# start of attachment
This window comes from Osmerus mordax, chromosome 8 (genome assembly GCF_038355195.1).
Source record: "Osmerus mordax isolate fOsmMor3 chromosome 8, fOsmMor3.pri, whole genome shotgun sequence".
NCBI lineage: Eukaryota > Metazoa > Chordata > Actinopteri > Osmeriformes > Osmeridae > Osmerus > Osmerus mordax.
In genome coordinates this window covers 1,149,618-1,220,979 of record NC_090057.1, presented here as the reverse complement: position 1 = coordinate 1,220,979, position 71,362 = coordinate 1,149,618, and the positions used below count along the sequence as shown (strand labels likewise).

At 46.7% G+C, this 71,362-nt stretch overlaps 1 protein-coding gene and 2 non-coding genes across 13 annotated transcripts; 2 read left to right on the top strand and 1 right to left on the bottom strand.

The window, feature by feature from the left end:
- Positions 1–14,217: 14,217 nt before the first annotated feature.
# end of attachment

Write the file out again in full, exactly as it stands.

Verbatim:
This window comes from Osmerus mordax, chromosome 8 (genome assembly GCF_038355195.1).
Source record: "Osmerus mordax isolate fOsmMor3 chromosome 8, fOsmMor3.pri, whole genome shotgun sequence".
NCBI lineage: Eukaryota > Metazoa > Chordata > Actinopteri > Osmeriformes > Osmeridae > Osmerus > Osmerus mordax.
In genome coordinates this window covers 1,149,618-1,220,979 of record NC_090057.1, presented here as the reverse complement: position 1 = coordinate 1,220,979, position 71,362 = coordinate 1,149,618, and the positions used below count along the sequence as shown (strand labels likewise).

At 46.7% G+C, this 71,362-nt stretch overlaps 1 protein-coding gene and 2 non-coding genes across 13 annotated transcripts; 2 read left to right on the top strand and 1 right to left on the bottom strand.

The window, feature by feature from the left end:
- Positions 1–14,217: 14,217 nt before the first annotated feature.